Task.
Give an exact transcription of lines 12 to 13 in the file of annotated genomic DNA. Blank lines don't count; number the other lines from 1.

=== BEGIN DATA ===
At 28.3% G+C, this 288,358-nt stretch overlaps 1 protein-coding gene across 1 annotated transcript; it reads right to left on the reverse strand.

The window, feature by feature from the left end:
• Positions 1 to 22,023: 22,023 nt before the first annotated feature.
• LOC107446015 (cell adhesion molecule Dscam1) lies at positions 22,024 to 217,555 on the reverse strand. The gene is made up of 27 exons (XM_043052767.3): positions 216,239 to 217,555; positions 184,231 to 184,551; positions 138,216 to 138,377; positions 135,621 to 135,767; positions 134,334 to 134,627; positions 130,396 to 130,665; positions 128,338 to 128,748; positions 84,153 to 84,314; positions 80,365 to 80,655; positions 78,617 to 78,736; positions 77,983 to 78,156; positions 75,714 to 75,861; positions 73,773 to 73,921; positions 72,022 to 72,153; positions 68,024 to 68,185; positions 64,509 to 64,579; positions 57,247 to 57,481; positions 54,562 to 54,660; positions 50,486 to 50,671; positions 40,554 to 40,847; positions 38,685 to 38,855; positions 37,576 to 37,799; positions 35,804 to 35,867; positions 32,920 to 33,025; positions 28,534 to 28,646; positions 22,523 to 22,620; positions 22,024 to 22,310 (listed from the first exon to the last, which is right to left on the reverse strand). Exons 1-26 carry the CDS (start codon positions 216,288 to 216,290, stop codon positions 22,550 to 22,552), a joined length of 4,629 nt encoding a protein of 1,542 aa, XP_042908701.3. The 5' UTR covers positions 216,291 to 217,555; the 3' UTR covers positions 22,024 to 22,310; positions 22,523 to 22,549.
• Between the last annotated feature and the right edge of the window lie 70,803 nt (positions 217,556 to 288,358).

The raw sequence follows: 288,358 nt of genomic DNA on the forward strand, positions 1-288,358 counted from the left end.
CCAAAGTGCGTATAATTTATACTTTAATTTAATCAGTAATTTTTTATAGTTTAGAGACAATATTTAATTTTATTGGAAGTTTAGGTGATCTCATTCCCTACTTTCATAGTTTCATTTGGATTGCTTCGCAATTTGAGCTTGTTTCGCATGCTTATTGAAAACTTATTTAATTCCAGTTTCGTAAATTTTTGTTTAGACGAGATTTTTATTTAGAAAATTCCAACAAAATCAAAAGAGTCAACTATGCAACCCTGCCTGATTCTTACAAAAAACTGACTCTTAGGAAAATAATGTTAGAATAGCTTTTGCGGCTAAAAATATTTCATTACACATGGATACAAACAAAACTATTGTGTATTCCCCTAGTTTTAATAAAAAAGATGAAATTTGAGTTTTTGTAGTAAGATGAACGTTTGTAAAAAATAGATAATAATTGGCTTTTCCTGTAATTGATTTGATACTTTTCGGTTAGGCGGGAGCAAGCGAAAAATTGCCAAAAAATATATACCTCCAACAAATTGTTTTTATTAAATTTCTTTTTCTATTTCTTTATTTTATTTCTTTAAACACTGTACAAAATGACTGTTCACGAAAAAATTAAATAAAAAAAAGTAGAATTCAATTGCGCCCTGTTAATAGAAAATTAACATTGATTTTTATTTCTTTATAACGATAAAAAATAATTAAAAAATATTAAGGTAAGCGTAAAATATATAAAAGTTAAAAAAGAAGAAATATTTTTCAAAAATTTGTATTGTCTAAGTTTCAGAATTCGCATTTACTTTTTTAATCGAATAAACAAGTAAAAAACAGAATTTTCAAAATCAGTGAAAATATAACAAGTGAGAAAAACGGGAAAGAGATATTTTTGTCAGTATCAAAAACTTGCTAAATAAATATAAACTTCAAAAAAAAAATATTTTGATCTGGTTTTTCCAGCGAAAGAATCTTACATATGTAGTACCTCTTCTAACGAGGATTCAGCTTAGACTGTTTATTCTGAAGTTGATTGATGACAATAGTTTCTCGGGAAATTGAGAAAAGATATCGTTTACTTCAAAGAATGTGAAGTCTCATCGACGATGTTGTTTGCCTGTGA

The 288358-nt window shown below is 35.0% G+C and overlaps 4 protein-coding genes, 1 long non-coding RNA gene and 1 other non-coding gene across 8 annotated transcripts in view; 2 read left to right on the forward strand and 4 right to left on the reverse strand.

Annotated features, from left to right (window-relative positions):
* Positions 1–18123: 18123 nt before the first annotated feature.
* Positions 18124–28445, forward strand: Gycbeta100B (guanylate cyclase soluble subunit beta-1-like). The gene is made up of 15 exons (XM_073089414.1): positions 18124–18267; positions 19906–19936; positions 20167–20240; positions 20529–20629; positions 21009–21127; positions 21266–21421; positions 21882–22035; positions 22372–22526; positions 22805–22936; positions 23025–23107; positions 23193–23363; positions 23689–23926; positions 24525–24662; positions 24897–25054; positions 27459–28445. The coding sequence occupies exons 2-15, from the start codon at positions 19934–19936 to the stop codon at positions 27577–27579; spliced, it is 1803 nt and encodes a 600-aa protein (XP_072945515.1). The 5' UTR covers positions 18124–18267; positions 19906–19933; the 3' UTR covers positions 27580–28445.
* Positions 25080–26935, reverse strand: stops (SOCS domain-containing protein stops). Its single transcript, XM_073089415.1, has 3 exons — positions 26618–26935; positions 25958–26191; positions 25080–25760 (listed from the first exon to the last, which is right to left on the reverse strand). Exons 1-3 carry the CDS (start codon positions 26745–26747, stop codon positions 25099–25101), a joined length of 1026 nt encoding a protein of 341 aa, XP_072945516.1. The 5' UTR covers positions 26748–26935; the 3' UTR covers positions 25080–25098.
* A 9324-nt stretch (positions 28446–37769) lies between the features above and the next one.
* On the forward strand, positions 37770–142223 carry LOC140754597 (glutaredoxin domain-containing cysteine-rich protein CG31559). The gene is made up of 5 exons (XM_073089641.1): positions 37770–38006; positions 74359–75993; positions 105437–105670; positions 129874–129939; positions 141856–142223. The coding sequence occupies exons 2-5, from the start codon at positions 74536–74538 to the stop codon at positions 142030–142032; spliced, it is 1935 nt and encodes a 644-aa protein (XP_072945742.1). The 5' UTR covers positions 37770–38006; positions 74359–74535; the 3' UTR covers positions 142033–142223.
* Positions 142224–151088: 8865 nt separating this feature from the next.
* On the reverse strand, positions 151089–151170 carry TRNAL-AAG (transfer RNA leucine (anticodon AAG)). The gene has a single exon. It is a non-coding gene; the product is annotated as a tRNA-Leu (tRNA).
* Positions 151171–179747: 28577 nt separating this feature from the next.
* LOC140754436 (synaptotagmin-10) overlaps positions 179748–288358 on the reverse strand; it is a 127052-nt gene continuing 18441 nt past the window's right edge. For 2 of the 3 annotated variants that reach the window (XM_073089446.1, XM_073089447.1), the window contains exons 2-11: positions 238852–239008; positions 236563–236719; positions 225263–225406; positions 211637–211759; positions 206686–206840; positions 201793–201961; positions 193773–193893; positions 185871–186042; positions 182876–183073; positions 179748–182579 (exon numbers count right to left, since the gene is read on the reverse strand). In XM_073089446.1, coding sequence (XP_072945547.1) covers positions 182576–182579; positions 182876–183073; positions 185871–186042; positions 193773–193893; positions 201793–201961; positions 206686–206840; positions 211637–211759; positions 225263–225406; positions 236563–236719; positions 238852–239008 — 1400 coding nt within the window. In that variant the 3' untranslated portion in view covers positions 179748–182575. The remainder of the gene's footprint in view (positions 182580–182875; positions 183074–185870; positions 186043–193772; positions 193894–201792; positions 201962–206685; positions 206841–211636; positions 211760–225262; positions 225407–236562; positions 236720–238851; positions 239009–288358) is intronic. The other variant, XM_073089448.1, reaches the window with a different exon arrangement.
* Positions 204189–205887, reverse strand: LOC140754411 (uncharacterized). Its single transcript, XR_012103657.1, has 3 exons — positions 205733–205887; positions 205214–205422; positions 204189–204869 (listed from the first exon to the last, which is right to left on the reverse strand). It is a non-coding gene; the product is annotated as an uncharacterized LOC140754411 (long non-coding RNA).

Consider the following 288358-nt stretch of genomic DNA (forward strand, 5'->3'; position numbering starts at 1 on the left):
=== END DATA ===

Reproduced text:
* Positions 25080–26935, reverse strand: stops (SOCS domain-containing protein stops). Its single transcript, XM_073089415.1, has 3 exons — positions 26618–26935; positions 25958–26191; positions 25080–25760 (listed from the first exon to the last, which is right to left on the reverse strand). Exons 1-3 carry the CDS (start codon positions 26745–26747, stop codon positions 25099–25101), a joined length of 1026 nt encoding a protein of 341 aa, XP_072945516.1. The 5' UTR covers positions 26748–26935; the 3' UTR covers positions 25080–25098.
* A 9324-nt stretch (positions 28446–37769) lies between the features above and the next one.